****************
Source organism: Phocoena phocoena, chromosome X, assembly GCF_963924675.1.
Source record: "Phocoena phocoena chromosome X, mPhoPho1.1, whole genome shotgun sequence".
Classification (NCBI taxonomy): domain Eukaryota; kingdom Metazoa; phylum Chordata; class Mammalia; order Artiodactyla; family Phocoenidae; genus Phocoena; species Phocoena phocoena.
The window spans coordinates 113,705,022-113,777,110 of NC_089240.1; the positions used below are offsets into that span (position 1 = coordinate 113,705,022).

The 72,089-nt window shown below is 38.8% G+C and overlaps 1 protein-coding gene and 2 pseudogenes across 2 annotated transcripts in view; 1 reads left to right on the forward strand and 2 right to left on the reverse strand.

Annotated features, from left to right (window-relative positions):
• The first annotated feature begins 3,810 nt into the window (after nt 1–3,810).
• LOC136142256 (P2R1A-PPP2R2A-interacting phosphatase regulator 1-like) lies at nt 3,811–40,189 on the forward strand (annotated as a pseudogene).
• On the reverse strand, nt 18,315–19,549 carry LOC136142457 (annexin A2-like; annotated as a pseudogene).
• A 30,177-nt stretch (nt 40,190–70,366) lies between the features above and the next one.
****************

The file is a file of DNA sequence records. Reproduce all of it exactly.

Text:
Source organism: Phocoena phocoena, chromosome X, assembly GCF_963924675.1.
Source record: "Phocoena phocoena chromosome X, mPhoPho1.1, whole genome shotgun sequence".
Classification (NCBI taxonomy): domain Eukaryota; kingdom Metazoa; phylum Chordata; class Mammalia; order Artiodactyla; family Phocoenidae; genus Phocoena; species Phocoena phocoena.
The window spans coordinates 113,705,022-113,777,110 of NC_089240.1; the positions used below are offsets into that span (position 1 = coordinate 113,705,022).

The 72,089-nt window shown below is 38.8% G+C and overlaps 1 protein-coding gene and 2 pseudogenes across 2 annotated transcripts in view; 1 reads left to right on the forward strand and 2 right to left on the reverse strand.

Annotated features, from left to right (window-relative positions):
• The first annotated feature begins 3,810 nt into the window (after nt 1–3,810).
• LOC136142256 (P2R1A-PPP2R2A-interacting phosphatase regulator 1-like) lies at nt 3,811–40,189 on the forward strand (annotated as a pseudogene).
• On the reverse strand, nt 18,315–19,549 carry LOC136142457 (annexin A2-like; annotated as a pseudogene).
• A 30,177-nt stretch (nt 40,190–70,366) lies between the features above and the next one.